As we can now see, although the petition has amassed a laudable 18K-plus signatures, there's been no forward movement three months on since the Cabinet Office said the premise of the petition is 'inaccurate', because the current image was redesigned in 2011 and now features a "light-skinned" devil. Also, it adds, those with the pre-2011 insignia can request an exchange.

So to the Cabinet Office, the matter is solved. Like it's OK because the devil's now “light-skinned” (see left). But we think not! The latest iteration still perpetuates the colour racist hierarchy. It's still racist against both olive-skinned people and those of multiple heritage.

What is it with a Eurocentric or white supremacist mindset that depicting the devil with wings or a lower body of a serpent is not grotesque enough without making the devil look African, dark, brown or “light-skinned”? As if this is not bad enough, this grotesque racist iconography has been internalised by some Africans on the African continent, where at least one life-size statue can be found in the grounds of a Catholic church in Ghana!

It is for this reason, and wearing my hat as TAOBQ (The African Or Black Question) co-ordinator, that I'm appealing to conscious Africans, allies and Afriphiles, to call out these racist images, and where possible campaign for their removal or withdrawal.

For our part, we're launching a petition today directed at the Order of St Michael and St George (GCMG) Chancellor The Rt Hon Lord Robertson and Prelate Bishop David Urquhartrequesting that the Order withdraw the current “light-skinned” devil iteration, make a formal apology for unwittingly promoting racism and Afriphobia, promise to institute anti-racism training within the Order's organisation and embed anti-racism awareness within its processes that will commission, review, sign-off and promote the 'non-racist' GCMC replacement image and other images on its other insignia.

In the summer Jamaican governor Sir Patrick took the decision not to use the insignia anymore. He went as far as writing to the Order's Chancellor, suggesting the image be “changed to reflect an inclusive image of the shared humanity of all peoples.

We are yet to hear the Order's response, or indeed that of the other African recipients of this particular Order. Their silence perhaps speaks to their suffering from Afri-victimised syndrome, in that they cherish this accolade from the top of the British Establishment too much to think of it as tarnished, even if it's Afriphobic.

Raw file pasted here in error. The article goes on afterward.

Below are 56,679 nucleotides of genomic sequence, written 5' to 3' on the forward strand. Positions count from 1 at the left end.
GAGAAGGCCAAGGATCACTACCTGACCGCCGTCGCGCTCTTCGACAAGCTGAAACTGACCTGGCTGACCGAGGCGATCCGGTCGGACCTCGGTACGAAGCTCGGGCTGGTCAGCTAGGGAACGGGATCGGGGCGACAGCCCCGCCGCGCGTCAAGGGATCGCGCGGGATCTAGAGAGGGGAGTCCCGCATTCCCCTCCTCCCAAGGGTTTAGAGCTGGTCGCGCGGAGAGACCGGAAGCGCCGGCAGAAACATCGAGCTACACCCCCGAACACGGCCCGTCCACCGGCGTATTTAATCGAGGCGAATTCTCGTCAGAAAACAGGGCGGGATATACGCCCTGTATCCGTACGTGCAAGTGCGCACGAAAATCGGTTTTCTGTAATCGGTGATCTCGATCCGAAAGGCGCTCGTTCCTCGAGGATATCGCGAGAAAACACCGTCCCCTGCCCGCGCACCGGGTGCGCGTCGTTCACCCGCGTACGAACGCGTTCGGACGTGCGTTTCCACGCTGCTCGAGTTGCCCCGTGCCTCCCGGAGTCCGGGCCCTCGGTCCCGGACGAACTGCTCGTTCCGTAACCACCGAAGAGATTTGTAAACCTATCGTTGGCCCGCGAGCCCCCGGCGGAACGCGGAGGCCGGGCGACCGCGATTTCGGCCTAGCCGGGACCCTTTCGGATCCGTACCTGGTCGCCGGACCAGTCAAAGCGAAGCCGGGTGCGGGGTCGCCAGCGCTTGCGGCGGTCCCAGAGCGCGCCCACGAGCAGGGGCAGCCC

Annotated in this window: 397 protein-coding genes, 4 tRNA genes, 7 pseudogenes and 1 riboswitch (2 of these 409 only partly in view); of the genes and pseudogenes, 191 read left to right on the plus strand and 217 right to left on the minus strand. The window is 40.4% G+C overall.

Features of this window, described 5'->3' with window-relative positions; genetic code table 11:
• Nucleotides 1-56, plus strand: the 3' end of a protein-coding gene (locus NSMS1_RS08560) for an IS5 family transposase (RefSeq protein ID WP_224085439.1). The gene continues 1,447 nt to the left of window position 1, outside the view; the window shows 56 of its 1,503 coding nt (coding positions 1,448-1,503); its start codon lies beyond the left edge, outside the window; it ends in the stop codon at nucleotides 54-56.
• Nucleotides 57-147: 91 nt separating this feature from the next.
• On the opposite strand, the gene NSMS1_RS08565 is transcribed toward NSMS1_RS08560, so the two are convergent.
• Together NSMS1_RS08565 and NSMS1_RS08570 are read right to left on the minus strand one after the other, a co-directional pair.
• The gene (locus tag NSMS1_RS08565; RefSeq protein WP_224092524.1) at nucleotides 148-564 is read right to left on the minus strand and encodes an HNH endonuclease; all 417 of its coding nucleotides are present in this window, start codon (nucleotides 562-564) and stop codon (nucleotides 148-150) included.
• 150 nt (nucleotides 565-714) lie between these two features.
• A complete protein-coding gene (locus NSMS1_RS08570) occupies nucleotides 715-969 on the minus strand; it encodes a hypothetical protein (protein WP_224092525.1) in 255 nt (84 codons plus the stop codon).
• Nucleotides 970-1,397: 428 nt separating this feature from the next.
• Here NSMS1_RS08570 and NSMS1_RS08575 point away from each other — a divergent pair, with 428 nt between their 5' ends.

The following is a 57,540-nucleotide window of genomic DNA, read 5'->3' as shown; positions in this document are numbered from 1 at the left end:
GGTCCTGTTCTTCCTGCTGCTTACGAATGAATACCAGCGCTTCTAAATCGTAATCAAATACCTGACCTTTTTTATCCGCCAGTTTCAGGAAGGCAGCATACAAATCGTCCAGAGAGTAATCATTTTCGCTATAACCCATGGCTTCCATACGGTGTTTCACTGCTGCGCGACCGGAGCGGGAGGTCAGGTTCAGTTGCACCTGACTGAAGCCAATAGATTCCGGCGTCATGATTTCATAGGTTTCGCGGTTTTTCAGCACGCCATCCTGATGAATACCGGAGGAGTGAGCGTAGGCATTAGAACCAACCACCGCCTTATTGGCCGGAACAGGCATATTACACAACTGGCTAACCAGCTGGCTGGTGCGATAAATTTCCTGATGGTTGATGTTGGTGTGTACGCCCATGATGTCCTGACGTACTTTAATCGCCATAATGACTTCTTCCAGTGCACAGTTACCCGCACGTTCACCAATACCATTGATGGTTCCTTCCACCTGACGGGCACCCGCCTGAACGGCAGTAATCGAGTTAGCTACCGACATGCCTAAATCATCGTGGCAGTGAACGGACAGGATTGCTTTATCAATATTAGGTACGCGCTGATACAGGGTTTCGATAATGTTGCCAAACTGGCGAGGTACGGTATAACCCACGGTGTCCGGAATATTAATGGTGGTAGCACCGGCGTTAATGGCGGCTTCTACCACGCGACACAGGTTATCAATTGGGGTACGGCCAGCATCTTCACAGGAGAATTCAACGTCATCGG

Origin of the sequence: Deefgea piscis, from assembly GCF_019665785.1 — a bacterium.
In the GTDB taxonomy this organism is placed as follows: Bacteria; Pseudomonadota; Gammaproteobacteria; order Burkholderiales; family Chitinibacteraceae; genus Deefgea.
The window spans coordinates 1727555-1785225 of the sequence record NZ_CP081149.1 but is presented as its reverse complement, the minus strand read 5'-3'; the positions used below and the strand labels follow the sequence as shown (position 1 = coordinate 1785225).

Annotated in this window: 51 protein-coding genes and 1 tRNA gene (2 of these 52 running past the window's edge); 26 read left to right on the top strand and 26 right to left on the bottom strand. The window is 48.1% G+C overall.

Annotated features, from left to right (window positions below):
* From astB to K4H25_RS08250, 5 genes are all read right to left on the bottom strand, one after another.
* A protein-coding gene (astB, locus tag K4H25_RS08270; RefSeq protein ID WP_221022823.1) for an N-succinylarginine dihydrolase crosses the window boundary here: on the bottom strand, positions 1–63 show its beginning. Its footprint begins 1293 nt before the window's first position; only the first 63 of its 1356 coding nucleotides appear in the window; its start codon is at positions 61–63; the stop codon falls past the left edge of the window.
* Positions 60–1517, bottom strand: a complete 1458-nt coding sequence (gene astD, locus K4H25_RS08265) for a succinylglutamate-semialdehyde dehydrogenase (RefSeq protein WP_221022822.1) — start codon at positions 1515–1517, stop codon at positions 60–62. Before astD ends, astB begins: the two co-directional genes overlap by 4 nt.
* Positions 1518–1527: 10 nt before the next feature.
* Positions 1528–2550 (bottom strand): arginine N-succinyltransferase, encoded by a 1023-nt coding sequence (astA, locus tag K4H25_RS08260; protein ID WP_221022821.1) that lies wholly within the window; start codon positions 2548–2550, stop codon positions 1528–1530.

As we mark African History Month, each Monday, a mail out will be sent reminding you to sign the petition, and if you have, to forward it to someone else to sign. The petition will close on Oct. 31, after which it will be officially handed to the two officers of the Order. And we'll be on their case for a formal reply.

The motto of the insignia reads: “Auspicium Melioris Ævi”, which means 'Token of a Better Age'. We hope in light of this petition the Order will do the right thing in this current age of heightened racial equity awareness.

TAOBQ (The African Or Black Question)

Thursday, 11 June 2020

Four Band Global African Quad Flag Decided Upon

June 11 2020

At a Zoom meeting on June 10 - 2020: Marcus Garvey @ 80: Moving Towards A Unifying African Identity - attendees overwhelmingly voted for the use of the four band Global African Quad Flag. The results of a poll at the end of the meeting was 81% for the four band and 19% for the 5 band, which has two black bands, each representing Africans of the continent and of the diaspora.

The 5 band version was an addition to the original 4 band, which came out of the 2014 100th anniversary commemoration of the founding of the Universal Negro Improvement Association-African Communities League, organised by TAOBQ (The African Or Black Question) and partners in London.

The African Global Quad Flag combines the four common colours of the two pan-African colours - Ethiopian/Rastafari's green, gold and red, and the UNIA's red, black and green.

Going forward, TAOBQ and The African Coalition advocates the use of the Global African Quad colour to visually represent issues of African interest or concern, particularly Afriphobia.

Watch this space or www.AfricanHistoryPlus.eventbrite.com for details of events organised by TAOBQ, The African Coalition and partners under the Marcus Garvey/UNIA-ACL 80:100 banner.

Monday, 25 May 2020

Blam! Pow! BAME Advocates African Identity Group, Which Acknowledges An MP And A Community Group For Using AAME

Blam! Pow! BAME Advocates African Identity Group, Which Acknowledges An MP And A Community Group For Using AAME

May 25 2020

To mark Africa Day/African Liberation Day, UK-based African identity campaign group TAOBQ (The African Or Black Question), in association with The African Coalition, launches its latest slogan attacking the BAME (Black, Asian, and Minority Ethnic) terminology, which has attained an unprecedented ubiquitousness in its use especially in the current discourse on the disproportionate manner in which Covid-19 is affecting particularly non-Europeans in Britain and elsewhere, such as Brazil and the United States.